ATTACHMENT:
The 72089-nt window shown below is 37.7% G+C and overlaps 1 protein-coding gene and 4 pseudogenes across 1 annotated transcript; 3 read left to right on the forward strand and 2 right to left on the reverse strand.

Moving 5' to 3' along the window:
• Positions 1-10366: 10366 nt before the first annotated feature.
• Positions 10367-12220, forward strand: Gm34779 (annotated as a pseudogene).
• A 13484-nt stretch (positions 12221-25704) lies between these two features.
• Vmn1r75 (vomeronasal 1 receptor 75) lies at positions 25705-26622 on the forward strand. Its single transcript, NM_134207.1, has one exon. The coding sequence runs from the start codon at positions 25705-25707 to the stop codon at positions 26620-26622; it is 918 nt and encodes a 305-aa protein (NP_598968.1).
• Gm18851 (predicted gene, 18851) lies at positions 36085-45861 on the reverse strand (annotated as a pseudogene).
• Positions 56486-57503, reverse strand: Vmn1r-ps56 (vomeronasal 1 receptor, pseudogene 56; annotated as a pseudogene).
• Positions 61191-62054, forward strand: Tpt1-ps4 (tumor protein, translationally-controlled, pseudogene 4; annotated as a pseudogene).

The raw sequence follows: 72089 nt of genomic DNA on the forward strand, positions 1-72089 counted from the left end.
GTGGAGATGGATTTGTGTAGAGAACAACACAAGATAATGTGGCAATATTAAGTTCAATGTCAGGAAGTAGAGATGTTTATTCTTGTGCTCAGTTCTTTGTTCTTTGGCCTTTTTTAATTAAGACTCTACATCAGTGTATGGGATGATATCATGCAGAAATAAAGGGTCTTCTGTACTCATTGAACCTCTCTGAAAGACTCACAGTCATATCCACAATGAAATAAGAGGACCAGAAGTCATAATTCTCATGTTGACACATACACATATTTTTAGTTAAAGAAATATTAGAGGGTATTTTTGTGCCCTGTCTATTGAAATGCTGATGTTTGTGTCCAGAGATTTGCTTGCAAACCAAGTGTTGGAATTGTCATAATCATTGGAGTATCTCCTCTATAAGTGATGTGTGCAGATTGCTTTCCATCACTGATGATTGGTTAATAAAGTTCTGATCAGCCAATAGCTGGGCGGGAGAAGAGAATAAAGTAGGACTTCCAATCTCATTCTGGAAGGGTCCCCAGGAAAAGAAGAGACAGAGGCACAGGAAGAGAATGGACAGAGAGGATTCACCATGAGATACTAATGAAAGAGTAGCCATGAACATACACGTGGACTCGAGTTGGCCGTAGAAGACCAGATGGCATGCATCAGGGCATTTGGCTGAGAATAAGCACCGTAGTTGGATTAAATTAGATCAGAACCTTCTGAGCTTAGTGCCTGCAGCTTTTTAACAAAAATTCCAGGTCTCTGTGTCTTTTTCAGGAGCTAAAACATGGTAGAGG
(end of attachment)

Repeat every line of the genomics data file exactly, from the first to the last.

The 72089-nt window shown below is 37.7% G+C and overlaps 1 protein-coding gene and 4 pseudogenes across 1 annotated transcript; 3 read left to right on the forward strand and 2 right to left on the reverse strand.

Moving 5' to 3' along the window:
• Positions 1-10366: 10366 nt before the first annotated feature.
• Positions 10367-12220, forward strand: Gm34779 (annotated as a pseudogene).
• A 13484-nt stretch (positions 12221-25704) lies between these two features.
• Vmn1r75 (vomeronasal 1 receptor 75) lies at positions 25705-26622 on the forward strand. Its single transcript, NM_134207.1, has one exon. The coding sequence runs from the start codon at positions 25705-25707 to the stop codon at positions 26620-26622; it is 918 nt and encodes a 305-aa protein (NP_598968.1).
• Gm18851 (predicted gene, 18851) lies at positions 36085-45861 on the reverse strand (annotated as a pseudogene).
• Positions 56486-57503, reverse strand: Vmn1r-ps56 (vomeronasal 1 receptor, pseudogene 56; annotated as a pseudogene).
• Positions 61191-62054, forward strand: Tpt1-ps4 (tumor protein, translationally-controlled, pseudogene 4; annotated as a pseudogene).

The raw sequence follows: 72089 nt of genomic DNA on the forward strand, positions 1-72089 counted from the left end.
GTGGAGATGGATTTGTGTAGAGAACAACACAAGATAATGTGGCAATATTAAGTTCAATGTCAGGAAGTAGAGATGTTTATTCTTGTGCTCAGTTCTTTGTTCTTTGGCCTTTTTTAATTAAGACTCTACATCAGTGTATGGGATGATATCATGCAGAAATAAAGGGTCTTCTGTACTCATTGAACCTCTCTGAAAGACTCACAGTCATATCCACAATGAAATAAGAGGACCAGAAGTCATAATTCTCATGTTGACACATACACATATTTTTAGTTAAAGAAATATTAGAGGGTATTTTTGTGCCCTGTCTATTGAAATGCTGATGTTTGTGTCCAGAGATTTGCTTGCAAACCAAGTGTTGGAATTGTCATAATCATTGGAGTATCTCCTCTATAAGTGATGTGTGCAGATTGCTTTCCATCACTGATGATTGGTTAATAAAGTTCTGATCAGCCAATAGCTGGGCGGGAGAAGAGAATAAAGTAGGACTTCCAATCTCATTCTGGAAGGGTCCCCAGGAAAAGAAGAGACAGAGGCACAGGAAGAGAATGGACAGAGAGGATTCACCATGAGATACTAATGAAAGAGTAGCCATGAACATACACGTGGACTCGAGTTGGCCGTAGAAGACCAGATGGCATGCATCAGGGCATTTGGCTGAGAATAAGCACCGTAGTTGGATTAAATTAGATCAGAACCTTCTGAGCTTAGTGCCTGCAGCTTTTTAACAAAAATTCCAGGTCTCTGTGTCTTTTTCAGGAGCTAAAACATGGTAGAGG